When you transit the Panama canal you need at least four people on board besides the captain, these people have to handle the lines used while passing thru the locks of the canal. This made us one man/woman short on Kenobi. In the marina there were always people around looking for transiting the canal on shorthanded boats as “line handlers”, just for the experience. We put up a note on the notice board and a few moments later two German backpackers showed up on our boat wanting to sign up for the job. We got along really well and we invited them to join Kenobi for the transit. Since our transit were postponed for one day we had the Germans onboard for three nights. We had a lot of fun together during their stay, all of us thought it was nice to see some new faces on the boat.


Please read the separate blog post about the canal transit,.

On the other side of the canal we anchored up outside of La Playita yacht club in Panama City. The anchorage is at the west side of the Flamenco peninsula and the waves from all the commercial traffic to the canal made it pretty rough, but we were ok off in our stable catamaran. We said goodbye to our German friends Lukas and Lu, who had accompanied us during the canal transit, and hit the town for a last night out before leaving civilization for a while… Panama City offered some great bars in the Casco Viejo area, the bars were a bit more fancy than we expected and the prices too. It was a great night out and we ended up at a local style party at club “Chill out”, we were probably the only non-panamanians at this place.

Flamenco yacht club with down town Panama city in the background


Before coming to Panama we had contacted a local surf board maker called “Boa surfboards” to buy two boards for the trip. The owner Juan picked us up in his car on Monday morning and took us to his shop on the other side of town. This was a really cool guy, he made his own boards right across the street from his surf store. We bought one cool long board and one cool fun board from Boa, this will hopefully be a good setup for the four of us to learn and develop our wave surfing. On the way back to the boat he took us on a little tour around town so we could pick up some necessities for the trip like cigars, liquor and nice cheese.

Car ride to Boa surf shop, six persons and two dogs almost fitted in Juans SUV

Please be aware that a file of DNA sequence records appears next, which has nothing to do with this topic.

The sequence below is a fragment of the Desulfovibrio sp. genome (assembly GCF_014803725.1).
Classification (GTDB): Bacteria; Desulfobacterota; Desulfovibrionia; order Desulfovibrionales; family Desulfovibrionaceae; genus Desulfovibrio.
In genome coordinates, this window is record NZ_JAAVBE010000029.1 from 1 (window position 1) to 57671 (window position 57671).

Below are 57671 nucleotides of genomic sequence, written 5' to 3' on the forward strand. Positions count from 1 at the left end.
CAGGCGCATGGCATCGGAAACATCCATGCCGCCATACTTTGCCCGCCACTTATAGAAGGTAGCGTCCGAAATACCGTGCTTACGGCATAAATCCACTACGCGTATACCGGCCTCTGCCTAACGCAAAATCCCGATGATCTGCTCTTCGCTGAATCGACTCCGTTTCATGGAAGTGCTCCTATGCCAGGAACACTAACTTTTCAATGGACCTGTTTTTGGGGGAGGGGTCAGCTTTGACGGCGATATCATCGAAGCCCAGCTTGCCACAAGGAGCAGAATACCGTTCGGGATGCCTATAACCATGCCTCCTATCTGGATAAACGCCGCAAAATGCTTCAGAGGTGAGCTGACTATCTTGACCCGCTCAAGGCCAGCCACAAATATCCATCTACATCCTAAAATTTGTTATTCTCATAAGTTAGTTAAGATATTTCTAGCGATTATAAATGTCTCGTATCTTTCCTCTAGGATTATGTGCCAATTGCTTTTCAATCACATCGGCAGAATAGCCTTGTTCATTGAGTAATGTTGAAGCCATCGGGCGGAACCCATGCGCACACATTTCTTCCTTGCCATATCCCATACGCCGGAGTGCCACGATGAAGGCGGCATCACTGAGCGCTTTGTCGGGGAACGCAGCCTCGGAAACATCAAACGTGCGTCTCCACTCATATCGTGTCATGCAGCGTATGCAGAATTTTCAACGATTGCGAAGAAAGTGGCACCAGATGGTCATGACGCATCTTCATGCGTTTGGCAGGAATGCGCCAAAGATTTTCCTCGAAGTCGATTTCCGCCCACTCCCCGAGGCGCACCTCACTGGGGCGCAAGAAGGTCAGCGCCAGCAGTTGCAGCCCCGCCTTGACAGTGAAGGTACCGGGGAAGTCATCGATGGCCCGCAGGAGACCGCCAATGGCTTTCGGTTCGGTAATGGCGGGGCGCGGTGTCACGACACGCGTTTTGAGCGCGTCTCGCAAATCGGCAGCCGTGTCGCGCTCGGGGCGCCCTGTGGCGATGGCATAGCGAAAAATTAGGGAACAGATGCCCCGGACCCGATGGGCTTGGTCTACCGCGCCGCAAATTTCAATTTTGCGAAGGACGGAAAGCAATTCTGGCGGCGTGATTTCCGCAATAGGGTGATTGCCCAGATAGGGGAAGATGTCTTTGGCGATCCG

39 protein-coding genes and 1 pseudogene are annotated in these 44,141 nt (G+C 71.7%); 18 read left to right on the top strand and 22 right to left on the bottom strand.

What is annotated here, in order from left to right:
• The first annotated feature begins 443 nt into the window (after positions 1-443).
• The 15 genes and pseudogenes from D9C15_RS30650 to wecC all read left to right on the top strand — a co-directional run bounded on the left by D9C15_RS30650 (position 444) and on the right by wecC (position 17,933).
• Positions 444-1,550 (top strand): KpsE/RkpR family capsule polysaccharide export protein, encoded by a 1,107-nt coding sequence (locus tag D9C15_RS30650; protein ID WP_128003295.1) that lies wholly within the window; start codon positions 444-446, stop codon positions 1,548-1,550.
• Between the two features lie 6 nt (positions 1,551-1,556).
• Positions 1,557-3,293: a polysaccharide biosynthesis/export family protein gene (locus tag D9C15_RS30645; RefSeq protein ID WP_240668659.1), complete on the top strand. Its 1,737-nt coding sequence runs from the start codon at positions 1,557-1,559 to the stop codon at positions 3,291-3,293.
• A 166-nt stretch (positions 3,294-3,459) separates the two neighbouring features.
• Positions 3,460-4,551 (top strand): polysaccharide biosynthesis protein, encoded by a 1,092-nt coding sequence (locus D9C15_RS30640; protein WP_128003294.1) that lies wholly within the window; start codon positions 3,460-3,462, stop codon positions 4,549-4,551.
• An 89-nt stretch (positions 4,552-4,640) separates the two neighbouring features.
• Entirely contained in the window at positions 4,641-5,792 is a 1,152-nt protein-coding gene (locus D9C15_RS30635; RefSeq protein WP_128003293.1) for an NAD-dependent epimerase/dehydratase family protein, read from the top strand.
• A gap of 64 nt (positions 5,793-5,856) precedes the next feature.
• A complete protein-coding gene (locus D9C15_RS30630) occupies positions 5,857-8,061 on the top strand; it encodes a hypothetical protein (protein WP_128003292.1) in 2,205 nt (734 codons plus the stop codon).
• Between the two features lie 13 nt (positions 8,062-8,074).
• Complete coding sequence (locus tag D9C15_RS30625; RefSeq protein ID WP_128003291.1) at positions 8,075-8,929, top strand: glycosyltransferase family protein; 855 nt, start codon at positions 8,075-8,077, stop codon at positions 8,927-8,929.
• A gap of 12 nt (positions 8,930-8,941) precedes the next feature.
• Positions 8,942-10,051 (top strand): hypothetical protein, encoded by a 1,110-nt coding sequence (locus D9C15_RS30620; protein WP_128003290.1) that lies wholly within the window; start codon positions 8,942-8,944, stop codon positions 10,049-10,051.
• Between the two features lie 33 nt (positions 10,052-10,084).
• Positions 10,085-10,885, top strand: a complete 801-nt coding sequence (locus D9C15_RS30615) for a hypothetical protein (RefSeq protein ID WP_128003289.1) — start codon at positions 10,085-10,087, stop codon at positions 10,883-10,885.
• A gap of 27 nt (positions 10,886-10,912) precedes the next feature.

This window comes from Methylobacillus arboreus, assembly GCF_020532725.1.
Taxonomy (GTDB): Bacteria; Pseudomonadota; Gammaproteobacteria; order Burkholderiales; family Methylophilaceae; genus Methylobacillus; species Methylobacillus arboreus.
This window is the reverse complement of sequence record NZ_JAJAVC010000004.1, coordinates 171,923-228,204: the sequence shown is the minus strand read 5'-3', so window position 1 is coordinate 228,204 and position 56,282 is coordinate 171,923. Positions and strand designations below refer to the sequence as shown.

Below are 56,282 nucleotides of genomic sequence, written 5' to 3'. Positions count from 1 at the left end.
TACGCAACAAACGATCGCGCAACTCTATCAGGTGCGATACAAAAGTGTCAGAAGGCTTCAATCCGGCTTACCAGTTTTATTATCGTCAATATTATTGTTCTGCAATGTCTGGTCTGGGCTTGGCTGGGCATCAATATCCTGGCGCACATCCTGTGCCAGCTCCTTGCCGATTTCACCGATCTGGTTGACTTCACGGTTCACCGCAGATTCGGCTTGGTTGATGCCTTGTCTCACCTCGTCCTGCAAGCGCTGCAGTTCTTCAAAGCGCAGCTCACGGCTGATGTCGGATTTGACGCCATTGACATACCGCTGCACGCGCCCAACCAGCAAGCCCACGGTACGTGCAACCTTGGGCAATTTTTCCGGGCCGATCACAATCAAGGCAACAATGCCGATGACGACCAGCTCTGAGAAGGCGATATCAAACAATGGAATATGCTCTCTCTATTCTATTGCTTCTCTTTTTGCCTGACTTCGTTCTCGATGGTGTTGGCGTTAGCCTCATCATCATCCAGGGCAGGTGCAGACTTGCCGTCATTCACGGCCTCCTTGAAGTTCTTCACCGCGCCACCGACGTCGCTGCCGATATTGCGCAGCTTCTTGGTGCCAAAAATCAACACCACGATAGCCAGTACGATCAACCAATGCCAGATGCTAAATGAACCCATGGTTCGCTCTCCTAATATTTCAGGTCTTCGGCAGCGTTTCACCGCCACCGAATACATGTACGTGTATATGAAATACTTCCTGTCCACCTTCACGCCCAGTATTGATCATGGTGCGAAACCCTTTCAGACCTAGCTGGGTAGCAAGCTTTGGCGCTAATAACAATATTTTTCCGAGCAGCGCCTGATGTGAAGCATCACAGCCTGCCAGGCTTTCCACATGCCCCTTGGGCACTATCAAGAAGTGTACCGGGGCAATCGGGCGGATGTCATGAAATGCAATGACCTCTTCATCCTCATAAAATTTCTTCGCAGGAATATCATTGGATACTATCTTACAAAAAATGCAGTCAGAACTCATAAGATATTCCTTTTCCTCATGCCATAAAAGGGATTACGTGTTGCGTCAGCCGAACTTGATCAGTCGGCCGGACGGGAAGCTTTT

Boa surf board shop in Panama City


During the few days we spent in Panama city we did some final preparations for the pacific. We installed the last few things on the boat that Lukas dad brought from Sweden, we stocked up on the last supplies and groceries and we filled all the tanks of the boat with diesel fuel and fresh water. We went to huge fruit and vegetables market in town to stock up for the upcoming leg to Galapagos. This market had basically everything and the prices were really good, we paid $5 for 50 mangoes and $7 for a branch of bananas.

Fruit and vegetable market in Panama City



We left Panama and the south American continent on the evening of Wednesday the 4th of may 2016. Now the real journey begins!

/Hampus and the rest of the Crew

Shelter Bay, Colon https://goo.gl/photos/UbRNYxazcaJBm7mK6

Panama City https://goo.gl/photos/8o4M6rNSXKtiPQMK8



INFORMATION about Clearing in to Panama without an agent:

We decided to not hire an agent for either the canal transit nor the clearing in process in Panama. All in all we think it was a good decision to do it ourselves and save aproxx $4-500. The process was not too complicated but we had to spend a lot of time getting around to the different governmental institutions ourselves.

Here is a little step-by-step guide to the process of clearing in and out of Panama.
Clearing in you need to complete the following steps:
1. Go to Port captain with the boats papers and zarpe to obtain the “declaration general”. They are to be found at the marinas.
2. Go to Immigration to get a 72h temporary visa (possible at different immigration offices, also available at some marinas).
3. Go to Maritimo Autoridad de Panama To get a Cruising permit for the boat (aproxx $185 per vessel).
4. Go to Immigration office to get Mariners visa ($105 per person). Do this before your 72h temporary visa expires. This is only possible at the immigration office at harbor area in Colon or Albrook area in Panama city, not at the marinas.
- Now you are DONE with the clearing in process!

Clearing out you only need to:
1. Go to immigration at the marinas.
2. Go to the port captain in the marinas to get your zarpe from Panama.

Remember to bring lots of copies of passports, boat papers, zarpe from last port, crew list, and a small passport photo for the Mariners visa.

This process can be done without a Cruising permit and Mariners visa if you want to save the money. If you decide to do this you cannot stay in Panama for more than 72h, hence you need plan you canal transit right and you have to go straight from the canal transit to sea at either side of the canal. We are not completely sure how this is done but it may be worth investigating if you are interested.